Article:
abcds of bone health video
Did you know that 81 percent of adult women do not get enough calcium from their diets, leaving their bodies to steal it from their bones? Here are the ABCDs of Bone Health.
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Friday, Nov 09th 2012
Essential Vitamins for Strong Bones
If you think weakness and brittle bones are an inevitable result of aging, think again. As women, we play many important roles in life, from caregivers to career women, and weak bones can cramp our style. However, it's possible to feel strong and agile at any age, especially if you take the right measures for maintaining healthy bones.
One way to build strong bones is to get ample calcium in your daily diet. This nutrient builds strong teeth and bones and helps to maintain regular circulation, muscle action and nerve function. Some foods high in calcium include yogurt, cheese, canned salmon or sardines with bones, collard greens, tofu, figs, broccoli, spinach and almonds.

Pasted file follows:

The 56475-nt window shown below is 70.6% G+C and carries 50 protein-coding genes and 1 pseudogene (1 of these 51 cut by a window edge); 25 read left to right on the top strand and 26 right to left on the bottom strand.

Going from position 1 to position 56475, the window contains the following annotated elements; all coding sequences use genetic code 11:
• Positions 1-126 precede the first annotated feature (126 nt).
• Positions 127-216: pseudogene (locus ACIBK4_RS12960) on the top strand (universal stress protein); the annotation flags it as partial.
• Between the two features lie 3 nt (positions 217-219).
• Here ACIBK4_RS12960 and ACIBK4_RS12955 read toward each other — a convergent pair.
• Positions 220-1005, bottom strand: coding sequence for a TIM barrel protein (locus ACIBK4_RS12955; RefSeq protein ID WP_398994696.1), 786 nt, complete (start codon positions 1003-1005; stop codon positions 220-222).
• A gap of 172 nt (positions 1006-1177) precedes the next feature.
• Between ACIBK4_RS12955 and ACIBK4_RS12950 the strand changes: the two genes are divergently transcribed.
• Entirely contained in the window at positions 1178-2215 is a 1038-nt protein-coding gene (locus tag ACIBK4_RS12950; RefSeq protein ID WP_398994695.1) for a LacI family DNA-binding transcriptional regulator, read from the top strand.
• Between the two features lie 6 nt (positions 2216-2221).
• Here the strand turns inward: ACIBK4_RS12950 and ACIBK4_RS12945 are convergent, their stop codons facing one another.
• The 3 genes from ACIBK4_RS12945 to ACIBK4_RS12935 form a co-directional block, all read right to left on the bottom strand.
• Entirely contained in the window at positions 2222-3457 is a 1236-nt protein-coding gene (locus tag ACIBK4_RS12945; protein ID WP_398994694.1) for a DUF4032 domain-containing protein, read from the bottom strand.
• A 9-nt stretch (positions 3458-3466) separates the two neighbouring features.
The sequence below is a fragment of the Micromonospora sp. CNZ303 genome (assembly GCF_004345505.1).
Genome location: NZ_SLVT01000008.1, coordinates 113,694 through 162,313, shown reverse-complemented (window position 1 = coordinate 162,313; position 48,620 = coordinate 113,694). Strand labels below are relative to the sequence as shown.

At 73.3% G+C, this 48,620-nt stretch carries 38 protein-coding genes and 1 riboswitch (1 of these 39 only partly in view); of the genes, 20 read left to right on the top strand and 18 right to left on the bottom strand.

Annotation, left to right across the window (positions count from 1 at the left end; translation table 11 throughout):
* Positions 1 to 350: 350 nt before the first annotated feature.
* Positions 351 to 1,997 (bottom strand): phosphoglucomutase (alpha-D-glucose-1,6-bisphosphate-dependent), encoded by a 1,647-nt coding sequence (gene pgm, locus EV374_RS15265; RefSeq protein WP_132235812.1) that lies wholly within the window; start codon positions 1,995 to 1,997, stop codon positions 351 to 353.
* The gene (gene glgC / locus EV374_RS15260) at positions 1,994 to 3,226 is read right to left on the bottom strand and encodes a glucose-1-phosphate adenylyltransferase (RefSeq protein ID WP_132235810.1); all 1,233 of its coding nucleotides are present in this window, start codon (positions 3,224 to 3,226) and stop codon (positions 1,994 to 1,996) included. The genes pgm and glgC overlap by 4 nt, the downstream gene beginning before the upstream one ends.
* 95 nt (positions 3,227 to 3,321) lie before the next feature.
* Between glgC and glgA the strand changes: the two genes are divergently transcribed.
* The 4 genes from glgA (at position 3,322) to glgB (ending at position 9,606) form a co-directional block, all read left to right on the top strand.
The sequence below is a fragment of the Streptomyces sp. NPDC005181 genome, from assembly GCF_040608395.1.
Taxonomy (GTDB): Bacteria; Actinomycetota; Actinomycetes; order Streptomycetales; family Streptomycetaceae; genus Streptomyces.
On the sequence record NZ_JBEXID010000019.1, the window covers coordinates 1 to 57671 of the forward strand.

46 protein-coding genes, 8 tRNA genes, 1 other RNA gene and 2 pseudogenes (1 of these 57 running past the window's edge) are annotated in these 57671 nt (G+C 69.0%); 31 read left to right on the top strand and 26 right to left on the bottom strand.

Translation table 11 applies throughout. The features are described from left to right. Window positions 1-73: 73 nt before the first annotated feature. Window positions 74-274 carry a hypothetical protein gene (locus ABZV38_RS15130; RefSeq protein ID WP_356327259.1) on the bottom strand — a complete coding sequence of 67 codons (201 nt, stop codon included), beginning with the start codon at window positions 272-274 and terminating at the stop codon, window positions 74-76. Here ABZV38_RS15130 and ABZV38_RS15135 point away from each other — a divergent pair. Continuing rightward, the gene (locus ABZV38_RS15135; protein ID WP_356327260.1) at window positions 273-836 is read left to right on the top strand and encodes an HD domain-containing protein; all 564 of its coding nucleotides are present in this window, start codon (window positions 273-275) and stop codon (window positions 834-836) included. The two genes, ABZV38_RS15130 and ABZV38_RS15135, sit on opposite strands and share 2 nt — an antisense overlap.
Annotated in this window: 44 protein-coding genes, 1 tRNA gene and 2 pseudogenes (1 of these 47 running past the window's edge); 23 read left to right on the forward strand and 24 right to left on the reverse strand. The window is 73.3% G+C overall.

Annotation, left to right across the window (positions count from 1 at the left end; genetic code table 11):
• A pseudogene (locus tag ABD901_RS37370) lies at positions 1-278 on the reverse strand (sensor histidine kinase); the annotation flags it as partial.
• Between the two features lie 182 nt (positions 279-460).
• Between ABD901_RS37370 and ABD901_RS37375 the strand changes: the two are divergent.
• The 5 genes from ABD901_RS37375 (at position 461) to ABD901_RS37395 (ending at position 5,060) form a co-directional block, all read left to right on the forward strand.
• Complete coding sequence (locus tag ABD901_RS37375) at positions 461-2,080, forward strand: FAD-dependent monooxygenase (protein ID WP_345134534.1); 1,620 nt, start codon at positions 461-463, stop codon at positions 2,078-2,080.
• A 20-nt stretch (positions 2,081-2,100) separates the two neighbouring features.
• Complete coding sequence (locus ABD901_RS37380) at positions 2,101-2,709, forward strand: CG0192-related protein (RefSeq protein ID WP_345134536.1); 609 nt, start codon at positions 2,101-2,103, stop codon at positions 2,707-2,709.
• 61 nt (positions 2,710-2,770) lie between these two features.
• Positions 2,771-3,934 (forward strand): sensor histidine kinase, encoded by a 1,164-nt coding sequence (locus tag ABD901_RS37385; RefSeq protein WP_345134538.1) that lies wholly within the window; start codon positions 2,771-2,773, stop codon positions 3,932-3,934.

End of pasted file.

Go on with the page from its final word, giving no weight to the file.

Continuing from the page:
However, the reality is that 81 percent of adult women do not get enough calcium from diet alone, leaving their bodies to steal it from their bones. In these cases, a calcium supplement can be helpful.
But don't forget about calcium's necessary sidekick, vitamin D. As we age, our body's ability to absorb calcium diminishes, which is why we must have adequate levels of vitamin D, the so-called "sunshine" vitamin, to help our bodies to absorb calcium and maintain enough calcium and phosphate in our blood so it doesn't get pulled out of bone. It also enables bone growth and the breaking down and building up of bone.
Leading experts believe up to 77 percent of Americans have insufficient levels of vitamin D, thus increasing their risk for falls and fractures. The best source of vitamin D is sunlight, but it's nearly impossible to get enough in the fall and winter or if you're using sunscreen. That's why supplements are your best bet. Start with a supplement that has both calcium and vitamin D.
And don't forget that exercise is another powerful tool in maintaining strength and agility as you age. Strength or resistance training—whether performed with hand-held weights, exercise bands, or more sophisticated machines—helps fight that muscle loss. Start with these three simple exercises.